Vaccine prospects presently (2004) appear slim. The parasites have a profound effect on the immune system frequently inducing total immune suppression. Dendritic cells suffer a maturation defect following interaction with infected erythrocytes and become unable to induce protective liver-stage immunity. Infected erythrocytes directly adhere to and activate peripheral blood B cells from nonimmune donors. The var gene products, a group of highly expressed surface antigens, bind the Fab and Fc fragments of human immunoglobulins in a fashion similar to protein A to Staphlococcus aureus and this may offer some protection to the parasite from the human immune system.

Resistance to antimalarial drugs, first to chloroquine and then to others was first noticed in the 1950s and has since spread all over the world.

Plasmodium and the human genome

In the 50,000 years since Plasmodium first infected humans, these parasites have altered the human genome in a multitude of ways. Haldane (1949) suggested that sickle cell anaemia could offer some protection to malaria. This hypothesis has since been confirmed and has been extended to haemoglobin C and haemoglobin E, abnormalities in ankaryin and spectrin (ovalocytosis and eliptocytosis), in glucose-6-dehydrogenase and pyruvate kinase, loss of the Gerbich antigen (glycophorin C) and the Duffy antigen on the erythrocytes, thalassemia and variations in the major histocompatibility antigen classes 1 and 2 and CD32 and CD36.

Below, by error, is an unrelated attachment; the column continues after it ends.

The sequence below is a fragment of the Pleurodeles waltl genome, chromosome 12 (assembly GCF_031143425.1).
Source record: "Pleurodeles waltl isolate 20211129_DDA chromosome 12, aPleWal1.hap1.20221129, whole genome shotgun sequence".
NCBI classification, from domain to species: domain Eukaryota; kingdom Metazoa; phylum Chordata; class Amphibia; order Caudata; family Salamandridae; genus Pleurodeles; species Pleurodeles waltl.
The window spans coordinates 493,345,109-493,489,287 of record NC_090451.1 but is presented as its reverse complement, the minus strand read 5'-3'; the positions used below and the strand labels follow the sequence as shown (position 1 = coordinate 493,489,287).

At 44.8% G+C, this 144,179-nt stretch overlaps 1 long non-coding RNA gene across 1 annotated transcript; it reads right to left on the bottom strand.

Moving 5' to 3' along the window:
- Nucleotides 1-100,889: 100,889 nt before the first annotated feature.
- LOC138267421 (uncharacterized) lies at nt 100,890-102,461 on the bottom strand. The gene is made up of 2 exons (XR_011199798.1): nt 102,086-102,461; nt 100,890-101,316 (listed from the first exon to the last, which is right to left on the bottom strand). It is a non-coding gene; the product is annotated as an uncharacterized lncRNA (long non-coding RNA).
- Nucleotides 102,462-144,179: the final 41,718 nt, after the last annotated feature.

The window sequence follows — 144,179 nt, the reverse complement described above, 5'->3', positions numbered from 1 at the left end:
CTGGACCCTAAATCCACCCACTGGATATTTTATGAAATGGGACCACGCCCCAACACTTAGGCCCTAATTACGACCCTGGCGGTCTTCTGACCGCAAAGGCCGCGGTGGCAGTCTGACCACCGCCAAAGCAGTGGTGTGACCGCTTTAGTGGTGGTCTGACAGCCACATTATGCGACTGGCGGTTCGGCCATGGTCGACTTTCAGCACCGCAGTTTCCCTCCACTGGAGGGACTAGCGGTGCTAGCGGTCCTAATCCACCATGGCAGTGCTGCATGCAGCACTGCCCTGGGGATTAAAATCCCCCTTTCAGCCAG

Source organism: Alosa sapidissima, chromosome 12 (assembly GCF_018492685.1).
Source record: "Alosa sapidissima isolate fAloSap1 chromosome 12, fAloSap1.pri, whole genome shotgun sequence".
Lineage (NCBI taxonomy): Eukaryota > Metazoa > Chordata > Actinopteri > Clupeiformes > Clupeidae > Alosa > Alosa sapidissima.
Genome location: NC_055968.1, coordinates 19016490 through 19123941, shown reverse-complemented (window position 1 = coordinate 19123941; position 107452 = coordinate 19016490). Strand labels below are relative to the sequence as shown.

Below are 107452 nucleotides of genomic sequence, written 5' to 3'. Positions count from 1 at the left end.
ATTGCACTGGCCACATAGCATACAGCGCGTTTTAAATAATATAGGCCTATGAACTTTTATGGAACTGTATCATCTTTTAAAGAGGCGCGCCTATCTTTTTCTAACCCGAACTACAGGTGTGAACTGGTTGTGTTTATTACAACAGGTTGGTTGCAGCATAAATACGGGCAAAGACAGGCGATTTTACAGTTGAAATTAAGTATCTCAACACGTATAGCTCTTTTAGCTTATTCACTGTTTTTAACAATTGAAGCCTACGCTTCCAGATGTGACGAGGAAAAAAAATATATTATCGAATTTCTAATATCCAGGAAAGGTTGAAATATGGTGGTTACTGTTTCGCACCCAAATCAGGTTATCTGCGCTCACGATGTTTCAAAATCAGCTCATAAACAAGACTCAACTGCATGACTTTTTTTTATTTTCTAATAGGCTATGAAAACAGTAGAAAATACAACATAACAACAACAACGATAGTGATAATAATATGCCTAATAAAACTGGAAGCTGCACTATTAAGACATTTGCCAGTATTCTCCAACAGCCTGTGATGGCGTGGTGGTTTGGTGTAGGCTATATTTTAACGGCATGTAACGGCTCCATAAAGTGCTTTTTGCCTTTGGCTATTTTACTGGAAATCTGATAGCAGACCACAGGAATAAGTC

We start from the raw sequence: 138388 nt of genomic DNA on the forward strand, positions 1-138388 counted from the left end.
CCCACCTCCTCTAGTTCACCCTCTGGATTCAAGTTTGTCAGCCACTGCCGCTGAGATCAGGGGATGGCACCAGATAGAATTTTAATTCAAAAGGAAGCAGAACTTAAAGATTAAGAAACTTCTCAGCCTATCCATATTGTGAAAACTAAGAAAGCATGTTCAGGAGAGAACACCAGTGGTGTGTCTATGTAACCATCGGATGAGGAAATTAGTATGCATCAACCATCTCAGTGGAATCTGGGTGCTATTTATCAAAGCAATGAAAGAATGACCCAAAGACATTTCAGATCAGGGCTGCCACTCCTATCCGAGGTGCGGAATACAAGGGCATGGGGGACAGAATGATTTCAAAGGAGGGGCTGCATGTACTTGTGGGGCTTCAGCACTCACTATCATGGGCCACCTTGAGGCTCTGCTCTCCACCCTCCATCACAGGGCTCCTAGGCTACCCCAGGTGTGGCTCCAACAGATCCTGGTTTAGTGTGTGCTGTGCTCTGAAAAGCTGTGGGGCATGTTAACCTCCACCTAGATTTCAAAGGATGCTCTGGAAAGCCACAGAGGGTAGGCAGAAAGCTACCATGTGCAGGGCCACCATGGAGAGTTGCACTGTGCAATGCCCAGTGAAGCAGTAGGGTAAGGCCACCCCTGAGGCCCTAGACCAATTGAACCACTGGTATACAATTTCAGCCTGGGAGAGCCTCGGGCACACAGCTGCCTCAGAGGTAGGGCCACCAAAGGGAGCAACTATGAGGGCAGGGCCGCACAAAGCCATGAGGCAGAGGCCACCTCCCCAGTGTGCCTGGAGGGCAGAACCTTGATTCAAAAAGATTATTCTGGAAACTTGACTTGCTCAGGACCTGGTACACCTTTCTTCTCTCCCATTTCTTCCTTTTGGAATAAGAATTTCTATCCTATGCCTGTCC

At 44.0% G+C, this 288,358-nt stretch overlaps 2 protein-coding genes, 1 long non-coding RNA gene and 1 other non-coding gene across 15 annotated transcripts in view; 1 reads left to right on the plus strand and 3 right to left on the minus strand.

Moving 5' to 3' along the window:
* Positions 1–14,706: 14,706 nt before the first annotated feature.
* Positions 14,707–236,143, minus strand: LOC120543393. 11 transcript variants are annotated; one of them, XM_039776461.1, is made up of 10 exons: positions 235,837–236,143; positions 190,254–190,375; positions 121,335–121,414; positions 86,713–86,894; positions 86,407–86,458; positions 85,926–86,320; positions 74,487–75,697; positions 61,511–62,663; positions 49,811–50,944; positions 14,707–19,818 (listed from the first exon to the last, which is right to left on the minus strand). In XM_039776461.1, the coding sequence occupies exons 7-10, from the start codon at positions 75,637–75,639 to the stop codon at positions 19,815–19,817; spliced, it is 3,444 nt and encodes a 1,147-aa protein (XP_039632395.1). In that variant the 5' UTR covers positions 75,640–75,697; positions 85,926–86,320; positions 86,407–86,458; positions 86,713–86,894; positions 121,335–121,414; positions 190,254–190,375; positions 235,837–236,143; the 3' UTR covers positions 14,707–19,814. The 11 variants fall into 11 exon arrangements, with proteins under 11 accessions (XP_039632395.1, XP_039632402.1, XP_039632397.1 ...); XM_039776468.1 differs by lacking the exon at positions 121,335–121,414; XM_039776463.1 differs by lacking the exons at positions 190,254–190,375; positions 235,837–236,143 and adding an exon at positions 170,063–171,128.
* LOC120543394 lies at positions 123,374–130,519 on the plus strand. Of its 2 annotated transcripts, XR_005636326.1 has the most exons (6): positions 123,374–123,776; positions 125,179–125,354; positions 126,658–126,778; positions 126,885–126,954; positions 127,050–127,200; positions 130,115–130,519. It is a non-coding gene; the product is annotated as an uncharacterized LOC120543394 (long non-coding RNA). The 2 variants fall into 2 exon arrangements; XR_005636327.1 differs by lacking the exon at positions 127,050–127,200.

Plasmodium falciparum genome project

In 1995 a consortium - the malaria genome project (MGP) - was set up to sequence the genome of P falciparum. The genome of the mitochondrion was reported in 1995, that of the plastid in 1996 and the sequence of the first nuclear chromosome (Chromosome 2) in 1998. The sequence of Chromosome 3 was reported in 1999 and the entire genome on 3rd October 2002. The ~24 megabase genome is extremely AT rich (~80%) and is organised into 14 chromosomes: just over 5300 genes were described.

Within a year of the publication of Chromosome 2, the accuracy of its annotation was being questioned. Errors, including in frame stop codons, were also found in Chromosome 3. In 2001 a revision of Chromosome 2, with experimental confirmation, was published by Huestis and Fisher using a new method of largely manual annotation. Given the success of the results of Chromosome 2, Huestis and Coppel decided to independently annotate the entire genome and considerable progress to this goal had been made by the time the MGP published. When the MGP reported, it was immediately clear that the error rate was again significant of the order of 30%. There were initially some difficulties with the independent annotation but this was completed in 2004.

External links


  • Introductory (
  • Oveview (
  • Malaria biology (
  • Life cycle cartoon (

Blood slides

  • Blood forms (
  • Blood forms (
  • Blood forms (
  • Blood forms (
  • Multiple blood forms (
  • Female gametocyte (
  • Female gametocyte (
  • Male gameocyte exflagelating (

Case histories

  • Case 1 (
  • Case 2 (
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  • Case 4 (

Pathology due to Plasmodium falciparum

  • Low power H & E (
  • High power H & E (
  • Low power H & E (
  • High power H & E (
  • High power H & E (
  • Membrane stain (
  • Membrane stain (

Plasmodium falciparum genome data